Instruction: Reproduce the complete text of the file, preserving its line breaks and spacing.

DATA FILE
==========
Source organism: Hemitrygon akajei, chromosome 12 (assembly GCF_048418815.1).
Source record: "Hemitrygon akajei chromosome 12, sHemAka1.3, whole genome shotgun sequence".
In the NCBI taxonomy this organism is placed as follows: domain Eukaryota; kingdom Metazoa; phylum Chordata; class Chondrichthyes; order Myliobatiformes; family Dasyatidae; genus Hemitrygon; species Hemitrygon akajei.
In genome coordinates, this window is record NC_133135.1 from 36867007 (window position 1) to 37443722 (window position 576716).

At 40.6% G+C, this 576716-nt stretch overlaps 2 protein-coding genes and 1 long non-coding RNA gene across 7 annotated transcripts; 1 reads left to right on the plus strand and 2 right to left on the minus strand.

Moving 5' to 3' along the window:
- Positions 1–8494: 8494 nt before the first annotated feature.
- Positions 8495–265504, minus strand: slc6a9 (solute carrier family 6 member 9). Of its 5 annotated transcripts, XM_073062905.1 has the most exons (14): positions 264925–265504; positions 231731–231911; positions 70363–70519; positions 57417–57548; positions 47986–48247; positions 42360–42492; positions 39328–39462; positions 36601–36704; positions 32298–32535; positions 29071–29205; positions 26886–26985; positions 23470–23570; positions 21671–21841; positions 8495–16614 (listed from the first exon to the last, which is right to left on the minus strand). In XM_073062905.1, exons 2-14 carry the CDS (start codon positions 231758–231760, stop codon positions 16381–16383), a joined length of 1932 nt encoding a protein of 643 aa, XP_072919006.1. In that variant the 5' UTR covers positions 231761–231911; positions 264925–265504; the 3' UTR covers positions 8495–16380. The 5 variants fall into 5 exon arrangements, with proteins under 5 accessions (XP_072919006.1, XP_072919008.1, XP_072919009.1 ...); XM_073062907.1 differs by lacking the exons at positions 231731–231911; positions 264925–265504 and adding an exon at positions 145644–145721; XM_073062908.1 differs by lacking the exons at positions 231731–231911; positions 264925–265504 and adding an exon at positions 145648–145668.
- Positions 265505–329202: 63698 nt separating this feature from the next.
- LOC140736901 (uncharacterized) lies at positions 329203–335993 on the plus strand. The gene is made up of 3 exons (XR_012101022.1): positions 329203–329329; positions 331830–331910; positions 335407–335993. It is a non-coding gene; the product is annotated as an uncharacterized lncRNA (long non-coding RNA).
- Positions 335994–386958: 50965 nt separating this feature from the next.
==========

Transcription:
Source organism: Hemitrygon akajei, chromosome 12 (assembly GCF_048418815.1).
Source record: "Hemitrygon akajei chromosome 12, sHemAka1.3, whole genome shotgun sequence".
In the NCBI taxonomy this organism is placed as follows: domain Eukaryota; kingdom Metazoa; phylum Chordata; class Chondrichthyes; order Myliobatiformes; family Dasyatidae; genus Hemitrygon; species Hemitrygon akajei.
In genome coordinates, this window is record NC_133135.1 from 36867007 (window position 1) to 37443722 (window position 576716).

At 40.6% G+C, this 576716-nt stretch overlaps 2 protein-coding genes and 1 long non-coding RNA gene across 7 annotated transcripts; 1 reads left to right on the plus strand and 2 right to left on the minus strand.

Moving 5' to 3' along the window:
- Positions 1–8494: 8494 nt before the first annotated feature.
- Positions 8495–265504, minus strand: slc6a9 (solute carrier family 6 member 9). Of its 5 annotated transcripts, XM_073062905.1 has the most exons (14): positions 264925–265504; positions 231731–231911; positions 70363–70519; positions 57417–57548; positions 47986–48247; positions 42360–42492; positions 39328–39462; positions 36601–36704; positions 32298–32535; positions 29071–29205; positions 26886–26985; positions 23470–23570; positions 21671–21841; positions 8495–16614 (listed from the first exon to the last, which is right to left on the minus strand). In XM_073062905.1, exons 2-14 carry the CDS (start codon positions 231758–231760, stop codon positions 16381–16383), a joined length of 1932 nt encoding a protein of 643 aa, XP_072919006.1. In that variant the 5' UTR covers positions 231761–231911; positions 264925–265504; the 3' UTR covers positions 8495–16380. The 5 variants fall into 5 exon arrangements, with proteins under 5 accessions (XP_072919006.1, XP_072919008.1, XP_072919009.1 ...); XM_073062907.1 differs by lacking the exons at positions 231731–231911; positions 264925–265504 and adding an exon at positions 145644–145721; XM_073062908.1 differs by lacking the exons at positions 231731–231911; positions 264925–265504 and adding an exon at positions 145648–145668.
- Positions 265505–329202: 63698 nt separating this feature from the next.
- LOC140736901 (uncharacterized) lies at positions 329203–335993 on the plus strand. The gene is made up of 3 exons (XR_012101022.1): positions 329203–329329; positions 331830–331910; positions 335407–335993. It is a non-coding gene; the product is annotated as an uncharacterized lncRNA (long non-coding RNA).
- Positions 335994–386958: 50965 nt separating this feature from the next.